Queen bees and ants emit a chemical that alters the DNA of their daughters and keeps them as sterile and industrious workers, scientists have found.
"When deprived of the pheromone that queens emit, worker bees and ants become more self-centred and lazy, and they begin to lay eggs," said lead researcher Dr Luke Holman from The Australian National University (ANU).
"Amazingly, it looks like the queen pheromone works by chemically altering workers' genes," said Dr Holman, a biologist in the ANU Research School of Biology.
Queen bees and ants can have hundreds of thousands of offspring and live for many years, while workers are short-lived and mostly sterile, even though they have the same DNA as the queen.
Recent research suggests that a chemical modification to a baby bee or ant's DNA, called DNA methylation, helps determine whether the baby develops into a queen or a worker.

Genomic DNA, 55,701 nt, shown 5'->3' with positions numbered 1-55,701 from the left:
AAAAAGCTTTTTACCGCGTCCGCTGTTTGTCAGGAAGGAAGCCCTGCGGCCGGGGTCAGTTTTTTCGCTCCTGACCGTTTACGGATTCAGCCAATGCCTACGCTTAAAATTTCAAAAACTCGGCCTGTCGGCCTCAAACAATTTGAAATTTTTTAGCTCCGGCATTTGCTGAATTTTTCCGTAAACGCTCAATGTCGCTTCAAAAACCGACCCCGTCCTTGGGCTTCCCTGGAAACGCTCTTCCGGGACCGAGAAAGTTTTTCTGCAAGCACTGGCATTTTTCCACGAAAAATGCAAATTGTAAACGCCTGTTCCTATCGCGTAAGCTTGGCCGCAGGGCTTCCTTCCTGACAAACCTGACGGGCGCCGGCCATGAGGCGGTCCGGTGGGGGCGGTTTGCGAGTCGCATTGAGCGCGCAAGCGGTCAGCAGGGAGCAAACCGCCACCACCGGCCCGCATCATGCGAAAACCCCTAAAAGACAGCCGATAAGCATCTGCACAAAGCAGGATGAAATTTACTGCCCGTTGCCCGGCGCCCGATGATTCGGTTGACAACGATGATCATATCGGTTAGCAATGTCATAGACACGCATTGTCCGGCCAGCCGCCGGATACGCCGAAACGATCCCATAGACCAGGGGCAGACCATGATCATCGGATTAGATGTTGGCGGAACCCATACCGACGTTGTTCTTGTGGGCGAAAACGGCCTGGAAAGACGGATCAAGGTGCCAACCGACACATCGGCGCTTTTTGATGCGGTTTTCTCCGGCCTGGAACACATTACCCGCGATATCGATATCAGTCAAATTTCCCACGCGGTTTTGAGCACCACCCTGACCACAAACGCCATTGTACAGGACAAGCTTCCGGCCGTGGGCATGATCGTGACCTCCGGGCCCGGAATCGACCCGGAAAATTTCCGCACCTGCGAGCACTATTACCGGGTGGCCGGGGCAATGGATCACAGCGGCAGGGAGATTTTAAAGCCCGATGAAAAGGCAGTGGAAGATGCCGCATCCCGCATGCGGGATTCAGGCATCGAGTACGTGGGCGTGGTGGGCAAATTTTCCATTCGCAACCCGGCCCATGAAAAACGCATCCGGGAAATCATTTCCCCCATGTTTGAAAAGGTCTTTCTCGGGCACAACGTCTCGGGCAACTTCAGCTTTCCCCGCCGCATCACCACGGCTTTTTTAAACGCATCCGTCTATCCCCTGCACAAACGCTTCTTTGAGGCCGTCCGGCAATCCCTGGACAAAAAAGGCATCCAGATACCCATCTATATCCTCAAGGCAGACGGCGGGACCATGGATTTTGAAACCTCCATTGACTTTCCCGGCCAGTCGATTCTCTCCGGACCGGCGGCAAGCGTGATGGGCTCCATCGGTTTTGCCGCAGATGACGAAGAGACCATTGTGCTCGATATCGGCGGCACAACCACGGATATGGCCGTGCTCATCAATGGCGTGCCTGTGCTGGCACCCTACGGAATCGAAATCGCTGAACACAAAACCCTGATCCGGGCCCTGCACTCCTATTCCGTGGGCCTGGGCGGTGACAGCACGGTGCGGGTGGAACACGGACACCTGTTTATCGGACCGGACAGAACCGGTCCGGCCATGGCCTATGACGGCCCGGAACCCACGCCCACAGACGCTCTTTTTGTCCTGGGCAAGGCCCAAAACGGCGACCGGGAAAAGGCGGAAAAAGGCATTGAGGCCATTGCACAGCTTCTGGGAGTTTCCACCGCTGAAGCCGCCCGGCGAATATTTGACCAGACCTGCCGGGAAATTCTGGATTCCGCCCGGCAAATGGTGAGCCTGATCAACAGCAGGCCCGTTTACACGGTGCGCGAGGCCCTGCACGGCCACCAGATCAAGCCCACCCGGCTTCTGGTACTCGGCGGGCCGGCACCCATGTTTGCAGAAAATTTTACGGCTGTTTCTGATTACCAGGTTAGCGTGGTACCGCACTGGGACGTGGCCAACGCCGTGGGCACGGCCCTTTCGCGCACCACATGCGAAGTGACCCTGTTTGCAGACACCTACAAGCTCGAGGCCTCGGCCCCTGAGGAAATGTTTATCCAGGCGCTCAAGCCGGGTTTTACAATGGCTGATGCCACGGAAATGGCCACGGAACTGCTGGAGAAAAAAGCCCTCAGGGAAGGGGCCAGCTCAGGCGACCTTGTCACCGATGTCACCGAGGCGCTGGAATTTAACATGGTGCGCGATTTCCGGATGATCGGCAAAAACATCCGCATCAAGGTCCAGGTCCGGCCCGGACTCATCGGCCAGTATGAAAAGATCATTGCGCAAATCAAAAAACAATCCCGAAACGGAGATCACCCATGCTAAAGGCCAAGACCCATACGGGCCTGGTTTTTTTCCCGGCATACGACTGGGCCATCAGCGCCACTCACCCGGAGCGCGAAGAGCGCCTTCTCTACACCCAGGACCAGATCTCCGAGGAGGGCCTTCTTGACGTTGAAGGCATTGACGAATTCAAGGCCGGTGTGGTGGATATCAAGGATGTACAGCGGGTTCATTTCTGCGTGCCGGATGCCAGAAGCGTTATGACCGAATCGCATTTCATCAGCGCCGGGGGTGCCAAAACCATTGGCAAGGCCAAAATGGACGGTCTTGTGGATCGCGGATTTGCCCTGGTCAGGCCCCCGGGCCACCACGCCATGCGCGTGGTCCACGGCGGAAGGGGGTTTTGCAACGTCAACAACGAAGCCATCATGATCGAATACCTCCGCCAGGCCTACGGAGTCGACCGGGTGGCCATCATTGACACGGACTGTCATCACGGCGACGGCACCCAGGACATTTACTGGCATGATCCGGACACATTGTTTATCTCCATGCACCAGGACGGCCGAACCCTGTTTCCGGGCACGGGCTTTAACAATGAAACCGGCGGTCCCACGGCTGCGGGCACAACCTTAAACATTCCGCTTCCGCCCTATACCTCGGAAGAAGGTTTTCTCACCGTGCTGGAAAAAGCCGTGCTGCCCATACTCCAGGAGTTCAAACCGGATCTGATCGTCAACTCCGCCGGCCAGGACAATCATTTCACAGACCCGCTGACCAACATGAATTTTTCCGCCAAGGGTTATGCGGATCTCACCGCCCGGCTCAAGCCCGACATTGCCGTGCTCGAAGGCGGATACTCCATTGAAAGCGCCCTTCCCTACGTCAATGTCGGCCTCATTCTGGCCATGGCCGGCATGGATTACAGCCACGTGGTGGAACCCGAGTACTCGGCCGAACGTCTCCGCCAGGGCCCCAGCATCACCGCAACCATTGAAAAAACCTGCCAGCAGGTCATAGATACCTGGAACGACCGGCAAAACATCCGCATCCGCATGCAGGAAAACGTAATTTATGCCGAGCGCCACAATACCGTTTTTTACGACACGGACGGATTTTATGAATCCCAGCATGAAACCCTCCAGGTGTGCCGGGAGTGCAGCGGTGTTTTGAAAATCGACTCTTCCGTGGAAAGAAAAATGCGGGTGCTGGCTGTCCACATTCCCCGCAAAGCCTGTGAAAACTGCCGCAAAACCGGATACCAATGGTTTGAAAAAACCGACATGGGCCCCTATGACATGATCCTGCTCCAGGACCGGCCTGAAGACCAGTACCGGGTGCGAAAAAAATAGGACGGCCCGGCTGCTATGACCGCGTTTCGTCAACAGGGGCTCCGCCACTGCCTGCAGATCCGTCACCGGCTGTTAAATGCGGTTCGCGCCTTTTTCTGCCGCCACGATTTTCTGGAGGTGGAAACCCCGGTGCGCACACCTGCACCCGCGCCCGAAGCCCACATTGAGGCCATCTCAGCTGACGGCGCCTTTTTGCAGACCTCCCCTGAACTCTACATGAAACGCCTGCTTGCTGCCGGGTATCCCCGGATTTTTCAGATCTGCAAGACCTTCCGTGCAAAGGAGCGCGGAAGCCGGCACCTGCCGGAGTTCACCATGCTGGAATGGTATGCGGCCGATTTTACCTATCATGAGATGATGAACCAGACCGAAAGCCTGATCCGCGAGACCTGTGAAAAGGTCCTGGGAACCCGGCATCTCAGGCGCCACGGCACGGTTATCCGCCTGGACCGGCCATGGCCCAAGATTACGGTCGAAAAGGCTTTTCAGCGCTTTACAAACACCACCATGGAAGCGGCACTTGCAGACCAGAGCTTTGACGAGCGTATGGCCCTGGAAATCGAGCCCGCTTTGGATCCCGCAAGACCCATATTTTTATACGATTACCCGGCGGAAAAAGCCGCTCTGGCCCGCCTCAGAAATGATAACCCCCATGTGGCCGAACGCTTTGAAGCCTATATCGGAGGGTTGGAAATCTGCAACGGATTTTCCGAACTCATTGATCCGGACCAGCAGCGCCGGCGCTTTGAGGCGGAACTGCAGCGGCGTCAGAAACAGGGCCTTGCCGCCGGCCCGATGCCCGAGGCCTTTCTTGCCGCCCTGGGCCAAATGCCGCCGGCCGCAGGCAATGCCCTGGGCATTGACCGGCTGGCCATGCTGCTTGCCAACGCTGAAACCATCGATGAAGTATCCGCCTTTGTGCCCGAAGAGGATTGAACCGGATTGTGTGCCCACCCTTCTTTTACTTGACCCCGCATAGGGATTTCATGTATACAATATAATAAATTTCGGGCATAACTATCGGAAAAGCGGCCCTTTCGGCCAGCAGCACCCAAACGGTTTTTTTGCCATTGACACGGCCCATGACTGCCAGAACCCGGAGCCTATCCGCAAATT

Dr Holman collaborated with biologists from the University of Helsinki to investigate whether the queen's pheromone altered DNA methylation in workers.
The team found evidence that indeed, workers exposed to pheromones tag their DNA with methylation differently, which might suppress queenly characteristics in the workers.
Surprisingly, the queen pheromone of honeybees seemed to lower methylation, while the queen pheromone of ants seemed to increase it, suggesting things work differently in bees and ants.
"Bees and ants evolved their two-tier societies independently. It would be confusing but cool if they had evolved different means to the same end," Dr Holman said.
Dr Holman said he was looking forward to studying Australian bees next, which evolved sociality independently from the European species in this study.
"It brings us one step closer to understanding how these animals evolved their amazing cooperative behaviour, which in many ways is a step beyond human evolution," he said.
The research is published in Biology Letters.
Materials provided by Australian National University. Note: Content may be edited for style and length.
Cite This Page: